Close up shot of a MAGicALL motor attached to a rotor
A combined motor and controller for an eVTOL from MAGicALL which achieves torque densities of 50nM/kg and efficiencies exceeding 95%. CREDIT: MAGicALL

Unfortunately, energy dense batteries come with a weight penalty and this trade off between performance and payload is a constant headache for engineers. Consequently, advances in battery technology that enable higher power to weight ratio battery packs will bring the biggest performance gains to eVTOL aircraft.

Another challenge surrounding eVTOL powertrains is fast charging. Developing an eVTOL with the range and payload required for an air-taxi service is not practical without the ability to recharge quickly. The range of the battery is also of particular interest to the regulators and requires careful certification to ensure that commercial aircraft have sufficient energy reserves to divert to alternate landing sites if necessary.

Minimising eVTOL noise

The rotors are the final piece of the eVTOL powerplant puzzle and are key to payload, efficiency and noise. Noise might not be an obvious problem, but it is crucial to the success of urban air mobility. Previous forms of transport such as the Concorde failed to progress due to take-off noise and sonic boom problems over land. For eVTOLs, minimising noise is even more crucial as they will primarily operate over densely populated areas.

A graphic showing the different noise levels of eVTOl aircraft compared to speech, road noise, truck noise and a helicopter
eVTOLs are being developed to be quieter than busy road traffic to avoid noice complaints in cities. CREDIT: Volocopter

One of the key ways to reduce noise is to optimise the design of the rotors. As rotors rotate, the interaction between the blade vortex and the wake creates substantial noise. This is why helicopters, with their horizontal rotor layout are so loud when they fly overhead.

Simulation showing the wind noise of helicopter blades interacting with the wake
The distinct noise of a helicopter comes from the interaction of the blade vortex and the wake. CREDIT: University of Stuttgart

To improve the efficiency of the blades moving through air which will ultimately reduce the amount of wasted energy dissipated as noise, engineers aim to reduce disk loading. This is the ratio of weight per unit rotor area and is calculated by the below formula:

Disk loading equation written in algebra
The Disk Loading equation

Where: DL = disk loading, W = total aircraft weight (kg), n = number of rotors, R = radius of the rotors


By reducing this value using multiple rotors along with optimising tip velocity, blade pitch, rotational speed and motor torque, the efficiency of the rotor can be improved and noise minimised. Furthermore, the use of ducted fans in eVTOL design eliminate the trailing rotor wake which not only increases efficiency and reduces noise, but also improves safety as there are no exposed rotors in close proximity to passengers.

Diagram showing how the Lilium ducted fans work
The Lilium Jet uses true ducted fans to generate vectored thrust for lift and propulsion. CREDIT: Lilium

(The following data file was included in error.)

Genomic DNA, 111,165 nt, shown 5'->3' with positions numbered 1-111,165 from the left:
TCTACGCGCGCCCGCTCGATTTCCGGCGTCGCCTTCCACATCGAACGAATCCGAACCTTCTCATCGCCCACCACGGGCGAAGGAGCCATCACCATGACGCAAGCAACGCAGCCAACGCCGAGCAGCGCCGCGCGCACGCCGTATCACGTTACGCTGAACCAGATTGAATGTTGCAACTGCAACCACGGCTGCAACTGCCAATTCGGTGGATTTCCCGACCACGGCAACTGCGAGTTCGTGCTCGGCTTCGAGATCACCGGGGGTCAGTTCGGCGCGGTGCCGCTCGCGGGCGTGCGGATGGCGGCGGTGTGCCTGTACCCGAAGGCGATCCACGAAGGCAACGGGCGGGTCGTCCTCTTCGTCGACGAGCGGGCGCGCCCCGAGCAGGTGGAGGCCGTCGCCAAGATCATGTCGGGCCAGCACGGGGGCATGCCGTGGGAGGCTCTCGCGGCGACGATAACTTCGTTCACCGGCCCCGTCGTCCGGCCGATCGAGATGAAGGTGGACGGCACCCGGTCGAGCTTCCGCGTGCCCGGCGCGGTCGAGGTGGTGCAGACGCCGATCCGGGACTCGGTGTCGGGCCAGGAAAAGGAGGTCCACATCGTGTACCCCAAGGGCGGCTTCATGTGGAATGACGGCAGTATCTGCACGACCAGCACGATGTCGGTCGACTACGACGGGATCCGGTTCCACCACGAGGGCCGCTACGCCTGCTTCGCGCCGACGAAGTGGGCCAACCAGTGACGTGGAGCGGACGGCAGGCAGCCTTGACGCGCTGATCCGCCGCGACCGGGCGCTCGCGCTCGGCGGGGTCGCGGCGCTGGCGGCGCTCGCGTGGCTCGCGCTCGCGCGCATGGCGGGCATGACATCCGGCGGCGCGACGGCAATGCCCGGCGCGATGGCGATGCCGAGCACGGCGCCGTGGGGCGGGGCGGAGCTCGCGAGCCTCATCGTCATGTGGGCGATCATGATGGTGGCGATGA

The co-operative nature of UAM development means that regulators, designers and infrastructure providers are all working together. This is particularly apparent in the design of vertiports, which have been defined by EASA as ‘an area of land, water or structure used or intended to be used for the landing and take-off of VTOL aircraft’.

These dedicated areas will provide the infrastructure to enable passengers and goods to be transported safely via eVTOLs. They will need to be easily accessible with good links to conventional travel networks and so will most likely be located at either existing airports or on rooftops within cities.

Render showing the layout of a vertiport in a city
Vertiports can be clean sheet designs, working in collaboration with aircraft designers. CREDIT: Architectural Digest

Improving eVTOL design with CFD

Many of the UAM projects currently in existence are paper exercises from tech start-ups looking for investment. With few physical aircraft, simulation is playing a vital role in the development of eVTOL design. This can range from simple spreadsheets to determine power and payload requirements to full CFD simulations of the entire aircraft.

A model in AirShaper CFD software of a drone with propellors
Adding propellor or rotor aerodynamics to a CFD simulation adds accuracy. CREDIT: AirShaper

One of the most difficult aspects to design on tiltrotor or vectored thrust eVTOLs is the transition from hover to level flight. Computing power and CFD are not quite capable yet of simulating these relatively long transition events. Instead, multiple cases can be solved to cover all possible configurations. For those that have physical designs, wind tunnels can be used to test models, perhaps with active parts to truly study the moving elements.

Close up shot of miniature wool tufts on a wind tunnel model of an eVTOL
Wool tufts are still used to establish flow quality in wind tunnels. CREDIT: Flight Global

Time will tell whether the UAM concept and its eVTOLs are the 21st century flying cars or a true mobility solution revolution. But the race for the first eVTOL in the sky is accelerating the development of both eVTOL technology and aerodynamics. So keep your eyes on the skies because UAM eVTOLs could be flying sooner than you think.

Interesting links:


[1] V.V., 2023. When–and where–will the first eVTOLs enter service?. [Online]. Aerotime Hub.

[2] 2019. London Assembly Average Traffic Speeds. [Online]. London.gov.

[3] 2019. New York city mobility report. [Online]. NYC Department of Transportation.

[4] 2019. Volocity Design specifications, August 2019. [Online]. Volocity.

[5] T.P., 2022. Cracking the Code for eVTOL Batteries. [Online]. Flying.